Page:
If you ask Kris, no one should spend their time writing hateful comments online—and no one should spend their time reading them, either.
But in these days of Twitter, Facebook and all the rest of it, the haters aren't going anywhere.
The best you can do is take a page from his book and get excited the next time someone hates on your brand. Take it as an indication that you're doing something right.
"I worry about the day when we don't get those notifications because that means that we are no longer getting the attention that our company needs to help our clients, our agents and their families."
Kris's latest marketing weapon-of-choice is podcasting.
And it's also the one that's grown him the most as a leader.
"You know, everyone sees the billboards...but I want people to see behind the scenes, like me as a human being."
"But what I actually found out after a year into the podcast, is it's actually helped me as a person and as a leader to the point where I feel like I'm getting a Ph.D. in leadership. I've learned so much from so many people that it's just unbelievable."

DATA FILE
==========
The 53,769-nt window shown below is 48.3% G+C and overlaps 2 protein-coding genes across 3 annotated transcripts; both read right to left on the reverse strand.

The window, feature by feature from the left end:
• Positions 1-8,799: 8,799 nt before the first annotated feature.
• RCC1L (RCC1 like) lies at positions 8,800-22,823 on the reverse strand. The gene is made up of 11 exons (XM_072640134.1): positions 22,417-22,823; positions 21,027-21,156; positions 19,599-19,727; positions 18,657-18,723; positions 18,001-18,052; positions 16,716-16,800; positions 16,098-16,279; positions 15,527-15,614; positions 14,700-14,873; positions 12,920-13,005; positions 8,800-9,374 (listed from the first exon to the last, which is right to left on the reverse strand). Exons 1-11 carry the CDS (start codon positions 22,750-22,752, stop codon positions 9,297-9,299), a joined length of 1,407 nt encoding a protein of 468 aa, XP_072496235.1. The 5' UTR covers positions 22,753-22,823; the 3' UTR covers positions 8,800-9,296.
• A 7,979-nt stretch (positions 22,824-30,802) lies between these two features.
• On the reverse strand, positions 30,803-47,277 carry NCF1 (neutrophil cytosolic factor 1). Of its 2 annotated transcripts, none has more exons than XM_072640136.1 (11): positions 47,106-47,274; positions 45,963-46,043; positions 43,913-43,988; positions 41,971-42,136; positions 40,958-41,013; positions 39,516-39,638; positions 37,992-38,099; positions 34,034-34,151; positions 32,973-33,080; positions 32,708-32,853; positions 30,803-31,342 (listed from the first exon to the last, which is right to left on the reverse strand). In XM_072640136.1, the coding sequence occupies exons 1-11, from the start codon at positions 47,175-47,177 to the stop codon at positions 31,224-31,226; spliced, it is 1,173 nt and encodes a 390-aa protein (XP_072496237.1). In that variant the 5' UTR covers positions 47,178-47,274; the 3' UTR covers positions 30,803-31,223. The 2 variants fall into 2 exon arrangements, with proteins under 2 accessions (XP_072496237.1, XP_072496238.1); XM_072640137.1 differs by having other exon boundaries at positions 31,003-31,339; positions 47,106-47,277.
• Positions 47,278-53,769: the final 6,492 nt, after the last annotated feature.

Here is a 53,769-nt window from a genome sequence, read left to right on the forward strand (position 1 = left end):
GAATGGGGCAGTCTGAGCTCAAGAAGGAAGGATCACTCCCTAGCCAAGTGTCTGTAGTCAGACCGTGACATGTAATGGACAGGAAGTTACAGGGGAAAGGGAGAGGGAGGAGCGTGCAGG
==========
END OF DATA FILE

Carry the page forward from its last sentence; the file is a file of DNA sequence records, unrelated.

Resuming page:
With Behind the Billboard, the team leveraged the platform they'd built and made some BIG asks for show guests. Kris has interviewed people like Media Bridge Advertising CEO, Tracy Call, Anytime Fitness CEO, Chuck Runyon and President of the Minnesota Wild, Matt Majka.
He's leveraging the audiences of influential partners and collaborators while getting an advanced education in business.
Talk about killing two birds with one stone.
But for Kris, whatever move he makes next, he's going to keep it human.
"As I've grown I've realized that this isn't about marketing, this isn't about technology. At the end of the day, if I don't have great human beings that can help carry our mission and take care of our clients and our supporters in the right way, it doesn't matter how much business we generate."